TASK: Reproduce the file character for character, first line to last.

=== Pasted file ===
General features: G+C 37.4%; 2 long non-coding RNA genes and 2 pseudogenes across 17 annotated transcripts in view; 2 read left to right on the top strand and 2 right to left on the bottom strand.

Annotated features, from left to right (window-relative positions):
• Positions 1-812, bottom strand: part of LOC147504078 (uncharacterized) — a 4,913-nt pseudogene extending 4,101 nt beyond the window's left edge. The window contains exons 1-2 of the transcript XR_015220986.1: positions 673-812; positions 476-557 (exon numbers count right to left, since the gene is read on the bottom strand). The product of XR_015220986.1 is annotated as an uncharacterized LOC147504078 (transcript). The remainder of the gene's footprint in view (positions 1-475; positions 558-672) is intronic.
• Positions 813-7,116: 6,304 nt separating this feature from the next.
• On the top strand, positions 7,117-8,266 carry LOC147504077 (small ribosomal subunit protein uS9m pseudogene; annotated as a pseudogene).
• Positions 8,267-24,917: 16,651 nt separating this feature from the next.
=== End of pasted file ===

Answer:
General features: G+C 37.4%; 2 long non-coding RNA genes and 2 pseudogenes across 17 annotated transcripts in view; 2 read left to right on the top strand and 2 right to left on the bottom strand.

Annotated features, from left to right (window-relative positions):
• Positions 1-812, bottom strand: part of LOC147504078 (uncharacterized) — a 4,913-nt pseudogene extending 4,101 nt beyond the window's left edge. The window contains exons 1-2 of the transcript XR_015220986.1: positions 673-812; positions 476-557 (exon numbers count right to left, since the gene is read on the bottom strand). The product of XR_015220986.1 is annotated as an uncharacterized LOC147504078 (transcript). The remainder of the gene's footprint in view (positions 1-475; positions 558-672) is intronic.
• Positions 813-7,116: 6,304 nt separating this feature from the next.
• On the top strand, positions 7,117-8,266 carry LOC147504077 (small ribosomal subunit protein uS9m pseudogene; annotated as a pseudogene).
• Positions 8,267-24,917: 16,651 nt separating this feature from the next.